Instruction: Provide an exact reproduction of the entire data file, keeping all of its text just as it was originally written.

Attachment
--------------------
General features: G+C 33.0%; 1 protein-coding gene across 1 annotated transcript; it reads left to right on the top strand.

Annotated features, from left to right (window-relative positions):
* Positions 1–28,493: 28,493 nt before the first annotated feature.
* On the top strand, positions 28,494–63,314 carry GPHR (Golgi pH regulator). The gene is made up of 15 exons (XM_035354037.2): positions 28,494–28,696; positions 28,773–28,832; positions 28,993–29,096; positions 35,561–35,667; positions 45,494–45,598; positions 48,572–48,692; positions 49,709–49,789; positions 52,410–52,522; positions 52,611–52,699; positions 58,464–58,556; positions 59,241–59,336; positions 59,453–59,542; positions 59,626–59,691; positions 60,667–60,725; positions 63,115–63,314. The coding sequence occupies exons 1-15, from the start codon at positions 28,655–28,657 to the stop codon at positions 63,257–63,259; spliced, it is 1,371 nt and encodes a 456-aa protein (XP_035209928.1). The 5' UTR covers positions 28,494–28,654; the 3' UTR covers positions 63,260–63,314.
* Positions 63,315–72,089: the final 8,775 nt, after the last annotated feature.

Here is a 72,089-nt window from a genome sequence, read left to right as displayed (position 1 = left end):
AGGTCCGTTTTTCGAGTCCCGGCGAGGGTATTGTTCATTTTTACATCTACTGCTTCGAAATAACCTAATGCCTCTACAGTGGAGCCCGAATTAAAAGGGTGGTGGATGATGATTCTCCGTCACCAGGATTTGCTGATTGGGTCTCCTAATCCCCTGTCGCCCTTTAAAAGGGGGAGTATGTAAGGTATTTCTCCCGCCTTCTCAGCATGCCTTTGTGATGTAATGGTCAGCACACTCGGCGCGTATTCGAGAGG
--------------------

General features: G+C 33.0%; 1 protein-coding gene across 1 annotated transcript; it reads left to right on the top strand.

Annotated features, from left to right (window-relative positions):
* Positions 1–28,493: 28,493 nt before the first annotated feature.
* On the top strand, positions 28,494–63,314 carry GPHR (Golgi pH regulator). The gene is made up of 15 exons (XM_035354037.2): positions 28,494–28,696; positions 28,773–28,832; positions 28,993–29,096; positions 35,561–35,667; positions 45,494–45,598; positions 48,572–48,692; positions 49,709–49,789; positions 52,410–52,522; positions 52,611–52,699; positions 58,464–58,556; positions 59,241–59,336; positions 59,453–59,542; positions 59,626–59,691; positions 60,667–60,725; positions 63,115–63,314. The coding sequence occupies exons 1-15, from the start codon at positions 28,655–28,657 to the stop codon at positions 63,257–63,259; spliced, it is 1,371 nt and encodes a 456-aa protein (XP_035209928.1). The 5' UTR covers positions 28,494–28,654; the 3' UTR covers positions 63,260–63,314.
* Positions 63,315–72,089: the final 8,775 nt, after the last annotated feature.

Here is a 72,089-nt window from a genome sequence, read left to right as displayed (position 1 = left end):
AGGTCCGTTTTTCGAGTCCCGGCGAGGGTATTGTTCATTTTTACATCTACTGCTTCGAAATAACCTAATGCCTCTACAGTGGAGCCCGAATTAAAAGGGTGGTGGATGATGATTCTCCGTCACCAGGATTTGCTGATTGGGTCTCCTAATCCCCTGTCGCCCTTTAAAAGGGGGAGTATGTAAGGTATTTCTCCCGCCTTCTCAGCATGCCTTTGTGATGTAATGGTCAGCACACTCGGCGCGTATTCGAGAGG